NEW YORK--(BUSINESS WIRE)--Pfizer announced today that two subsidiaries of Pharmacia have reached separate settlements with the United States Department of Justice to address charges stemming from the off-label marketing of Genotropin — a human growth hormone medicine — and the inappropriate use of a vendor contract to increase the sales of other Pharmacia medicines. Both settlements cover activities that occurred at Pharmacia before that company was acquired by Pfizer in 2003. The subsidiaries have agreed to pay fines totaling $34.7 million.
One subsidiary — Pharmacia & Upjohn Company Inc. — will plead guilty to a single count of offering to an outside vendor remuneration in the form of an award of a contract to manage a Genotropin patient assistance program as an inducement for recommending the purchase of Pharmacia medicines. The contract was awarded in 2000. The subsidiary, which has no operational role in Pfizer today, was assessed a fine of $19.7 million and will be disqualified from participation in government healthcare programs. The disqualification will have no impact on current or future Pfizer medicines approved for use in the United States and will not affect the continued marketing of Genotropin.
A second Pharmacia subsidiary — Pharmacia & Upjohn Company LLC — has entered into a Deferred Prosecution Agreement with the Department of Justice (DOJ) that includes a fine of $15 million to address the improper promotion of Genotropin, which Pfizer discovered and self-reported to the Department of Justice, the FDA and the Office of the Inspector General within the first month following completion of the Pharmacia acquisition. Under the agreement, no criminal charges will be filed against Pharmacia in return for compliance with the terms of the agreement.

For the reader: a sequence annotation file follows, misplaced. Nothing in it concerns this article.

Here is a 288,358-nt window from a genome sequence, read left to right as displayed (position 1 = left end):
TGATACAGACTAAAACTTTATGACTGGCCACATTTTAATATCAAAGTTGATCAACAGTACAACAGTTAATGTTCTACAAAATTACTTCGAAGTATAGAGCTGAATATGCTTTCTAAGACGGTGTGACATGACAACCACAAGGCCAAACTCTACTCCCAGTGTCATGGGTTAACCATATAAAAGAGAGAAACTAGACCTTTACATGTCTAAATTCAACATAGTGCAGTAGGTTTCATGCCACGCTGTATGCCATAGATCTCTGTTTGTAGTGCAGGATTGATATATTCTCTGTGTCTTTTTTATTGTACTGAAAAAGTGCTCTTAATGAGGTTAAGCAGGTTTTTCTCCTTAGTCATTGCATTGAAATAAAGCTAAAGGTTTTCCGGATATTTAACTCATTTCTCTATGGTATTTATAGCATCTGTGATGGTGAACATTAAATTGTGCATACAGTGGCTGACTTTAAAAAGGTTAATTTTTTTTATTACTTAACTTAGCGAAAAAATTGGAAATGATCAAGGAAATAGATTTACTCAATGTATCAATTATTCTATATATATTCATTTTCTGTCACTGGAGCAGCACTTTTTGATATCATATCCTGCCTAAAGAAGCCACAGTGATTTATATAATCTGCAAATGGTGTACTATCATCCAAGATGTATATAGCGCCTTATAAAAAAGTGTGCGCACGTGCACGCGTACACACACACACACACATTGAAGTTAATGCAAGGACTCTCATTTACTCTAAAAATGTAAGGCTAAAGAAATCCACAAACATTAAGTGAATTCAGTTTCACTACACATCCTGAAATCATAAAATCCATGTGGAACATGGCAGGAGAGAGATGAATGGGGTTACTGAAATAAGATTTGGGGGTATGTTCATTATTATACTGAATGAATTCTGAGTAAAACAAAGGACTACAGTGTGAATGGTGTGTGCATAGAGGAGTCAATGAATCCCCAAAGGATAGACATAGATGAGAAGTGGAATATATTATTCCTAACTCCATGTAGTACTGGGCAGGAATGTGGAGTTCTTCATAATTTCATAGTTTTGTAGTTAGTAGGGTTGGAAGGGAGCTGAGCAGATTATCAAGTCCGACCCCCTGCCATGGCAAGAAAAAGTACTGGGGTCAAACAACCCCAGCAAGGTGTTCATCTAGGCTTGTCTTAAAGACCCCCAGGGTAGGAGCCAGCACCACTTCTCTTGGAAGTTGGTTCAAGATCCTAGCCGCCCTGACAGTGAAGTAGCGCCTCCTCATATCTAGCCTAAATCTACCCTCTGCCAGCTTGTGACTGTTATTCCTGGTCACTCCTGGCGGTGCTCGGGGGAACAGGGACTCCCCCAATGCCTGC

“As the Department of Justice has acknowledged, Pfizer voluntarily and fully self-disclosed the off-label promotion of Genotropin by a Pharmacia subsidiary before Pharmacia was acquired by Pfizer,” said Allen Waxman, senior vice president and general counsel. “Pfizer’s marketing and promotion practices are not involved in the settlement. The company has internal controls to guard against these types of practices.”
As detailed in the settlement agreement, the subsidiary improperly promoted Genotropin between January, 2000 and March, 2003 for anti-aging purposes, improved athletic performance, and enhanced appearance. The settlement does not allege that patients suffered any adverse health effects from those off-label uses. Genotropin is FDA-approved for the treatment of children with hormone-related growth failure, pediatric patients with Prader-Willi Syndrome, and adults with growth hormone deficiency.
The two settlements resolve the Department of Justice investigation of these matters.